Thinking about our wedding, I knew if I were designing the event around heirlooms there was one thing I was must certainly going to need: something to put them in!
Growing up, my parents had a 'hope chest' and I loved the idea of maintaining this tradition and seeing it with fresh eyes. On our honeymoon trip to Santa Fe, we found just the thing: a 19th century Polish trunk hand-painted with folksy yellow tulips and two love birds peering over the keyhole at one another. Seriously, I don't imagine times were easy back then but there you go-- joyous embellishments it is! (I've yet to take a good picture of our first antique acquisition but I'm working on it. I imagine you'll be waiting with bated breath!)
Now that we're back, I'm seeing marvelous boxes everywhere. I think it's easy to forget that the range of cultures that practiced the dowry tradition is many. You can just imagine how many different stories there must be of women saving their most prized possessions in boxes just like these--and all of the stories being important ones.
Much like with quilts and paper cuttings, I can't get over how the painted and inlaid designs are still so lush, so vivid, even after centuries. The top left photograph of a simple Swedish 'bride's box' amazes me too. With the sweet blue color and those scrolling initials, I wonder what might this bride have kept in the keepsake space--colorful ribbons, letters, gold coins? Wouldn't something like that be a great gift for a best friend or partner before the big day?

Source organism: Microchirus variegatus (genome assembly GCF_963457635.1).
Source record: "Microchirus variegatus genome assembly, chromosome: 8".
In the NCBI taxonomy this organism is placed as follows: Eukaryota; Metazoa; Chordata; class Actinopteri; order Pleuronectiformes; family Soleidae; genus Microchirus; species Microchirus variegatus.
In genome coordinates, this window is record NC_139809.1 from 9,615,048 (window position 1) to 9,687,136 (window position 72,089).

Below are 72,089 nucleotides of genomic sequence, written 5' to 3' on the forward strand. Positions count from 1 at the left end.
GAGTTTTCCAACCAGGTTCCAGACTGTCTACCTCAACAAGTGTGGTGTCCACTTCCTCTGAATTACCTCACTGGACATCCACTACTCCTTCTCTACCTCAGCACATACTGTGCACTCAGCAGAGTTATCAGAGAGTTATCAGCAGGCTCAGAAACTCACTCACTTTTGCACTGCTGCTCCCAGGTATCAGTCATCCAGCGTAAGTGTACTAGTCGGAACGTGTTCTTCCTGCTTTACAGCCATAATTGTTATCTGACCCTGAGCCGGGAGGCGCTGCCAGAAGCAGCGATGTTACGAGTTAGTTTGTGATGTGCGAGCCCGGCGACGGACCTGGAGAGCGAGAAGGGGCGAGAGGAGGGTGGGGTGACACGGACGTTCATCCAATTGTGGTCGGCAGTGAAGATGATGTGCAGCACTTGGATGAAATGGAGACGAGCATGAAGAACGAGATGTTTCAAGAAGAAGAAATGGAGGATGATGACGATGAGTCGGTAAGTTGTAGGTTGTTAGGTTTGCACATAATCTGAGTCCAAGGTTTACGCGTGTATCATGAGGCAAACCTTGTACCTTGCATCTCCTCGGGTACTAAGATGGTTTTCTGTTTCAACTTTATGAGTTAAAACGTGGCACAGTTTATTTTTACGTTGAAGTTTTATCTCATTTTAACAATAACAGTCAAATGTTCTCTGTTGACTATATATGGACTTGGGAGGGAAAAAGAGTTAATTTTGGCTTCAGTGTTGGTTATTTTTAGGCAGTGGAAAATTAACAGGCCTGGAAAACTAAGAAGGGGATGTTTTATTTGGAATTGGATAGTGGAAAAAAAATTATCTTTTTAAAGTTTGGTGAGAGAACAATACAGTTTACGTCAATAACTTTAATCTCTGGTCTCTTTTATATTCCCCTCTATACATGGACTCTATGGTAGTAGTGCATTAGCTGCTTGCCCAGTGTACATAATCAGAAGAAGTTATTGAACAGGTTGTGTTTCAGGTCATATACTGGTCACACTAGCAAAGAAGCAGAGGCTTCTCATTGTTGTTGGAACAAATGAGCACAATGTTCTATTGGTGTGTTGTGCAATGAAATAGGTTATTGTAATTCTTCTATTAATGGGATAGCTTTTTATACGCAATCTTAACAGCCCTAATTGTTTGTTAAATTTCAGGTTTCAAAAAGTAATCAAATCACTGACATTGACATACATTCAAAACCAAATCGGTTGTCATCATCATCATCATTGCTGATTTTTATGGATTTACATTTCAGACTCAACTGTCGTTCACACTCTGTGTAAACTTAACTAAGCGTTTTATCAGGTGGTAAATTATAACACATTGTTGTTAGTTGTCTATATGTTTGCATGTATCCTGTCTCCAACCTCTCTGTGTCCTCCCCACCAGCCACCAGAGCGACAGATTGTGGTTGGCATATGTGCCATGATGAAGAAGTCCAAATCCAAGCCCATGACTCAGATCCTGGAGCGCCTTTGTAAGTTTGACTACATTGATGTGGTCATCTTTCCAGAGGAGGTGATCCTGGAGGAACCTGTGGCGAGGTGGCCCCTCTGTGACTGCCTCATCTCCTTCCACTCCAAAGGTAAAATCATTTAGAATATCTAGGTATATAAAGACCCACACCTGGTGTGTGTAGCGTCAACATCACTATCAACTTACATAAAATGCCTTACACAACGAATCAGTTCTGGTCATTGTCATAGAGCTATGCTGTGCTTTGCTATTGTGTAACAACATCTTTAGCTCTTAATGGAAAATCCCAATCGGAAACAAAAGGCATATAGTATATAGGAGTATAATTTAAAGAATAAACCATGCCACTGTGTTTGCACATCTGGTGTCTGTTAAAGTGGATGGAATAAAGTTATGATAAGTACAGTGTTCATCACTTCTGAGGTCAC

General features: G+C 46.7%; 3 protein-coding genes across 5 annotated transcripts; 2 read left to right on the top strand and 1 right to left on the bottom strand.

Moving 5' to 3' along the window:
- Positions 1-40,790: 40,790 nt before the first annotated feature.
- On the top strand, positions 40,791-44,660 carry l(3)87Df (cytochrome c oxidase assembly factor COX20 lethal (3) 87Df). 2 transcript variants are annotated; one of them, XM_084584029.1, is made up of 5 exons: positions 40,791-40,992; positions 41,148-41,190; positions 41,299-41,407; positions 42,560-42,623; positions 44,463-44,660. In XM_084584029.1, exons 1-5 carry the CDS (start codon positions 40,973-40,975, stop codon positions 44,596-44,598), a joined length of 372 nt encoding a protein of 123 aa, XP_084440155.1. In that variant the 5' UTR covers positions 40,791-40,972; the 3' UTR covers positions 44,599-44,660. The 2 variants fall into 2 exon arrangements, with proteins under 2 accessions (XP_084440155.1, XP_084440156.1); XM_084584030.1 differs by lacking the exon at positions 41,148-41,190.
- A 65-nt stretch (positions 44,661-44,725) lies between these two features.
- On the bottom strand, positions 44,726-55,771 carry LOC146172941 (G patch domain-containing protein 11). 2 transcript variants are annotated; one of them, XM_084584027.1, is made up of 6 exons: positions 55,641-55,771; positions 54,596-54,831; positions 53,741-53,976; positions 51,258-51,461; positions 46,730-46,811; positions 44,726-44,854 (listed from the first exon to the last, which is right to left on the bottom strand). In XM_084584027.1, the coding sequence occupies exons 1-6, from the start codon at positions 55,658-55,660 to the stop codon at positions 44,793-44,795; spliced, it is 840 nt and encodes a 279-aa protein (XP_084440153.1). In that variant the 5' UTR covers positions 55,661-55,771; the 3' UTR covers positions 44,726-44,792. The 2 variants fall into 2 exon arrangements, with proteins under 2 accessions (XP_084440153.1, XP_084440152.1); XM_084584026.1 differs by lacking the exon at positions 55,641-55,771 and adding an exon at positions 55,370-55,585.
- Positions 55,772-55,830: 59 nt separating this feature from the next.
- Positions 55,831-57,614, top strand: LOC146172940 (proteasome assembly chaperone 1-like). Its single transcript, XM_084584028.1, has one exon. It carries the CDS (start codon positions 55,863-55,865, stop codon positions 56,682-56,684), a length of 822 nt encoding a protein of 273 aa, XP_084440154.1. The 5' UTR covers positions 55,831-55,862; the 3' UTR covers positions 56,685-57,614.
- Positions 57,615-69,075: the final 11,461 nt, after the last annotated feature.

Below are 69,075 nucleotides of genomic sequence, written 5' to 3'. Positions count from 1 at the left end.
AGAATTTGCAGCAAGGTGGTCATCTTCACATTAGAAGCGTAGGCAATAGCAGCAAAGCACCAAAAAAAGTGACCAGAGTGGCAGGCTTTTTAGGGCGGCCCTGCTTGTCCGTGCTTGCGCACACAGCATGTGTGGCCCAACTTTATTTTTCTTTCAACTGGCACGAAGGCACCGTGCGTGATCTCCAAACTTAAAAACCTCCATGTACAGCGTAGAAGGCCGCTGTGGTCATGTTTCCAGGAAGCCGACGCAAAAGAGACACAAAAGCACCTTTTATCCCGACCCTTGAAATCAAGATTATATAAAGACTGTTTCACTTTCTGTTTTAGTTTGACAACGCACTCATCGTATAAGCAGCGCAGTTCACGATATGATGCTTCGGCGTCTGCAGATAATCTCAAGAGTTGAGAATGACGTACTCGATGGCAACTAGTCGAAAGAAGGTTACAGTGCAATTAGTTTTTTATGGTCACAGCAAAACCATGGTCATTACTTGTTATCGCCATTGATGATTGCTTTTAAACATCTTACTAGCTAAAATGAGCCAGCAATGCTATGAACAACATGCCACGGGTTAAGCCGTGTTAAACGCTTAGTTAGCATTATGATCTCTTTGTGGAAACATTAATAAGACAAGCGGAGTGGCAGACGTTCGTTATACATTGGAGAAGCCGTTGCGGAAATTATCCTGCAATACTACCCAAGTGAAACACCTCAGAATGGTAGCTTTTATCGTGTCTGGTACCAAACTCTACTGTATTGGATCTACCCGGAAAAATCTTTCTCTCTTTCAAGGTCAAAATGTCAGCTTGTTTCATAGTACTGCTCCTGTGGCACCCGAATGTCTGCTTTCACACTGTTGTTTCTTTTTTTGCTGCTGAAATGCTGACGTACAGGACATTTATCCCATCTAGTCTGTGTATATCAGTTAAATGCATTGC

In addition to antiques, I can't think of a better way to appreciate these designs than by supporting independent artisans still working in the age-old traditions--benches, pillows, linens. I can't help but think that preserving culture is a fashionable thing to do--on your wedding day or any day.
Image Sources: Polish chest at the JFK Library, Mongolian chest from Eron Johnson Antiques, Greek painted chest from Sally Turner Antiques, Swedish bride's box from Eron Johnson Antiques, Aboriginal pillow from Museum of New Mexico Foundation, Uzbek suzani bench from Viva Terra.
Tuesday, September 9
Update: A Polish folk art building? Amazing.